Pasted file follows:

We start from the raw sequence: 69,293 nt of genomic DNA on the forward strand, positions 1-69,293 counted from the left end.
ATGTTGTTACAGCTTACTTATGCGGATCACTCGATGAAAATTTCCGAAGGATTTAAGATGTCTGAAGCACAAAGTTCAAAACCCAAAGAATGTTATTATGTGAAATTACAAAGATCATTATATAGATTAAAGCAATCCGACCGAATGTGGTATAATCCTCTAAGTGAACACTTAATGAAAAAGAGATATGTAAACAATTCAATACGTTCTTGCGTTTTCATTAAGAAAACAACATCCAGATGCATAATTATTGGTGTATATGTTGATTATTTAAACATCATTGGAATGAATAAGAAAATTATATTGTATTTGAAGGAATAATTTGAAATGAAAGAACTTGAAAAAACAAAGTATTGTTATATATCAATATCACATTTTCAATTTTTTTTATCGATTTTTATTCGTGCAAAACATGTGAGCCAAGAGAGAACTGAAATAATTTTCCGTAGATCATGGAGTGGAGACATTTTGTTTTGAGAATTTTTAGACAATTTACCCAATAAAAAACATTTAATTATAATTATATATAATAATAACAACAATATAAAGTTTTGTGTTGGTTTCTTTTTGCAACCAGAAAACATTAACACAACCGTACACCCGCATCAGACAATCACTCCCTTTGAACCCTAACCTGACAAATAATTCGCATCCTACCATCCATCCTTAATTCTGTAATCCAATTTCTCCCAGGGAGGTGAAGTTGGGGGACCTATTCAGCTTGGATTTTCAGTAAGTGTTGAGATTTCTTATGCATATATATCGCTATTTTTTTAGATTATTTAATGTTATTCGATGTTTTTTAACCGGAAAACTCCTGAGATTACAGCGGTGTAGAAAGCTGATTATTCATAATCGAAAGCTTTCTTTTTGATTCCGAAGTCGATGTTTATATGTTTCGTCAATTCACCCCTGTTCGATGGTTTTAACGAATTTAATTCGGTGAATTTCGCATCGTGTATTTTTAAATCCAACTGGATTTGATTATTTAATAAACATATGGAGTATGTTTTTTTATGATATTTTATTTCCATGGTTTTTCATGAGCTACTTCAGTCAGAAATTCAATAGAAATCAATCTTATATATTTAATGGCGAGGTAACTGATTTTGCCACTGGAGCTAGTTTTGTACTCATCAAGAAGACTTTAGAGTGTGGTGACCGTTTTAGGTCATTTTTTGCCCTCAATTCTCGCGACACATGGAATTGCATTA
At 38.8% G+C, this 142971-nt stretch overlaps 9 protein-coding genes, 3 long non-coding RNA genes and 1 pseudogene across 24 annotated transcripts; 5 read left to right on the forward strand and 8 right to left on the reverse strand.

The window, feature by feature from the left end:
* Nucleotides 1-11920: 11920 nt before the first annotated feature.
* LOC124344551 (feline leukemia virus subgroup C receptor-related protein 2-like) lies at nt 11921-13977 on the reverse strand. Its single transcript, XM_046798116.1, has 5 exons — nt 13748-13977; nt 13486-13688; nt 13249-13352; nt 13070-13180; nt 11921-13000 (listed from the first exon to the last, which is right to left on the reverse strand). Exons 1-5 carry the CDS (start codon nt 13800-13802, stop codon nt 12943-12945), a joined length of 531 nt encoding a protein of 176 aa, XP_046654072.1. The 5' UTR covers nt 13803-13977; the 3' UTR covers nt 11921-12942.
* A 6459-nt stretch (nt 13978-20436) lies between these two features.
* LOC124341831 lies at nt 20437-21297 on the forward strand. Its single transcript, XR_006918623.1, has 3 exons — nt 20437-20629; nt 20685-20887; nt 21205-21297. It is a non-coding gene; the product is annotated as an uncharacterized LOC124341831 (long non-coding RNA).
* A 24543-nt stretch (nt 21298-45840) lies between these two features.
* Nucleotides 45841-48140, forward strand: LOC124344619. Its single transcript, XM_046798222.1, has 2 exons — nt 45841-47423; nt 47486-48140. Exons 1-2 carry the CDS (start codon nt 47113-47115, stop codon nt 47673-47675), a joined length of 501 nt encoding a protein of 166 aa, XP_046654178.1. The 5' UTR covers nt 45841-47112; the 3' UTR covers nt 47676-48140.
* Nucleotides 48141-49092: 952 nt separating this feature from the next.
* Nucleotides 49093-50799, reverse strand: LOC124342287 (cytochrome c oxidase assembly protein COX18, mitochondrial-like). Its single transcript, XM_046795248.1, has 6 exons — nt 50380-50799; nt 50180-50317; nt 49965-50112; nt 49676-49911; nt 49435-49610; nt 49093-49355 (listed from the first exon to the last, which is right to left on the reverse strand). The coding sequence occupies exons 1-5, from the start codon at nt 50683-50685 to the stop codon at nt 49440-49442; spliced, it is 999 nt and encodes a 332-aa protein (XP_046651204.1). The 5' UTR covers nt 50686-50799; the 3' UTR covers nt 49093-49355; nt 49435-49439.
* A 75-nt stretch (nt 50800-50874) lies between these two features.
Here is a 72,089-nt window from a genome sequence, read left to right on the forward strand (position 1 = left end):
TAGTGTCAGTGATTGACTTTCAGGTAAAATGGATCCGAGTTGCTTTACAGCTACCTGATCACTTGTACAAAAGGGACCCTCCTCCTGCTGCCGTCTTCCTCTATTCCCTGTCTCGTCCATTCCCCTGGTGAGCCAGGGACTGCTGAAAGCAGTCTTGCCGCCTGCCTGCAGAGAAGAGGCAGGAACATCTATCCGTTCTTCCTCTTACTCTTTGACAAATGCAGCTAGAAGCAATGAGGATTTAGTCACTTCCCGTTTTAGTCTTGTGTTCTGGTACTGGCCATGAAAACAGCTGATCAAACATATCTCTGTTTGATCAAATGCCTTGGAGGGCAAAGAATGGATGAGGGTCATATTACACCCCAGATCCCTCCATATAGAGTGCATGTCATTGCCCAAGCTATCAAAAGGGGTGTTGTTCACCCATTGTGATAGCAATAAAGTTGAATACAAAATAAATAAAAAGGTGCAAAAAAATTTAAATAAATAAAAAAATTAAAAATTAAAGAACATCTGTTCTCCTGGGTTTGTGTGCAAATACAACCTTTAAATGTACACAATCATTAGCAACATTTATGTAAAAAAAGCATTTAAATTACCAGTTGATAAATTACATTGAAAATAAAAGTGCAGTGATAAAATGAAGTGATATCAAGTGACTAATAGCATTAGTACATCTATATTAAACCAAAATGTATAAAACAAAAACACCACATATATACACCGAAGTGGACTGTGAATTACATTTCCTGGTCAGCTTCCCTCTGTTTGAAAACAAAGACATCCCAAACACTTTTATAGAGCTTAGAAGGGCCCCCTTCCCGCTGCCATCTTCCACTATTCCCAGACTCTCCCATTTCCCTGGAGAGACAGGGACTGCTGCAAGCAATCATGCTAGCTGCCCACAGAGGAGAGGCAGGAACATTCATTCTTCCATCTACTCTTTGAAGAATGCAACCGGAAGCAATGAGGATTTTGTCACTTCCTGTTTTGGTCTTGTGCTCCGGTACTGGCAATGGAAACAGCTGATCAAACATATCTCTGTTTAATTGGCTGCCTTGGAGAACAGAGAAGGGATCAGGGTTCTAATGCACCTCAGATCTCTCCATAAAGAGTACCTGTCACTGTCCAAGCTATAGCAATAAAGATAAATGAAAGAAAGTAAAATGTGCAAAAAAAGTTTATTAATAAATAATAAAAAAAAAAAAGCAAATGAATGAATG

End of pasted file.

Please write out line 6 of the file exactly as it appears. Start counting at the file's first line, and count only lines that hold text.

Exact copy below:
* LOC124344551 (feline leukemia virus subgroup C receptor-related protein 2-like) lies at nt 11921-13977 on the reverse strand. Its single transcript, XM_046798116.1, has 5 exons — nt 13748-13977; nt 13486-13688; nt 13249-13352; nt 13070-13180; nt 11921-13000 (listed from the first exon to the last, which is right to left on the reverse strand). Exons 1-5 carry the CDS (start codon nt 13800-13802, stop codon nt 12943-12945), a joined length of 531 nt encoding a protein of 176 aa, XP_046654072.1. The 5' UTR covers nt 13803-13977; the 3' UTR covers nt 11921-12942.